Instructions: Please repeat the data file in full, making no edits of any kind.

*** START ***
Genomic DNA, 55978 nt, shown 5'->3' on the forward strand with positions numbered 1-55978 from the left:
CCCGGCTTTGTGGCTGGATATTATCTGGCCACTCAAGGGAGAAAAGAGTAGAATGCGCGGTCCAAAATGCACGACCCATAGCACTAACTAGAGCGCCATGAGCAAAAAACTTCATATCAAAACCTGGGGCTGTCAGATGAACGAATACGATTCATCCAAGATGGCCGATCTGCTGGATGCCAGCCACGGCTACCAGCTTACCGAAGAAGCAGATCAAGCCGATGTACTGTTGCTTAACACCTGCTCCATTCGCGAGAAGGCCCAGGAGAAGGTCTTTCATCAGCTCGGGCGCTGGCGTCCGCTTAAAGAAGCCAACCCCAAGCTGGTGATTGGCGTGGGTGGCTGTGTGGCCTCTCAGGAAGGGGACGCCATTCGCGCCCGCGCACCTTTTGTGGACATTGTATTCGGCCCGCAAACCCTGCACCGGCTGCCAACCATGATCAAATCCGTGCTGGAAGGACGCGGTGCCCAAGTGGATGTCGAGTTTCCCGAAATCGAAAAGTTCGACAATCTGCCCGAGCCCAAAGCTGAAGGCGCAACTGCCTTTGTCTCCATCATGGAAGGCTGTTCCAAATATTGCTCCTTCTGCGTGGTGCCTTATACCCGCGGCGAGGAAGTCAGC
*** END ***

Genomic DNA, 55978 nt, shown 5'->3' on the forward strand with positions numbered 1-55978 from the left:
CCCGGCTTTGTGGCTGGATATTATCTGGCCACTCAAGGGAGAAAAGAGTAGAATGCGCGGTCCAAAATGCACGACCCATAGCACTAACTAGAGCGCCATGAGCAAAAAACTTCATATCAAAACCTGGGGCTGTCAGATGAACGAATACGATTCATCCAAGATGGCCGATCTGCTGGATGCCAGCCACGGCTACCAGCTTACCGAAGAAGCAGATCAAGCCGATGTACTGTTGCTTAACACCTGCTCCATTCGCGAGAAGGCCCAGGAGAAGGTCTTTCATCAGCTCGGGCGCTGGCGTCCGCTTAAAGAAGCCAACCCCAAGCTGGTGATTGGCGTGGGTGGCTGTGTGGCCTCTCAGGAAGGGGACGCCATTCGCGCCCGCGCACCTTTTGTGGACATTGTATTCGGCCCGCAAACCCTGCACCGGCTGCCAACCATGATCAAATCCGTGCTGGAAGGACGCGGTGCCCAAGTGGATGTCGAGTTTCCCGAAATCGAAAAGTTCGACAATCTGCCCGAGCCCAAAGCTGAAGGCGCAACTGCCTTTGTCTCCATCATGGAAGGCTGTTCCAAATATTGCTCCTTCTGCGTGGTGCCTTATACCCGCGGCGAGGAAGTCAGC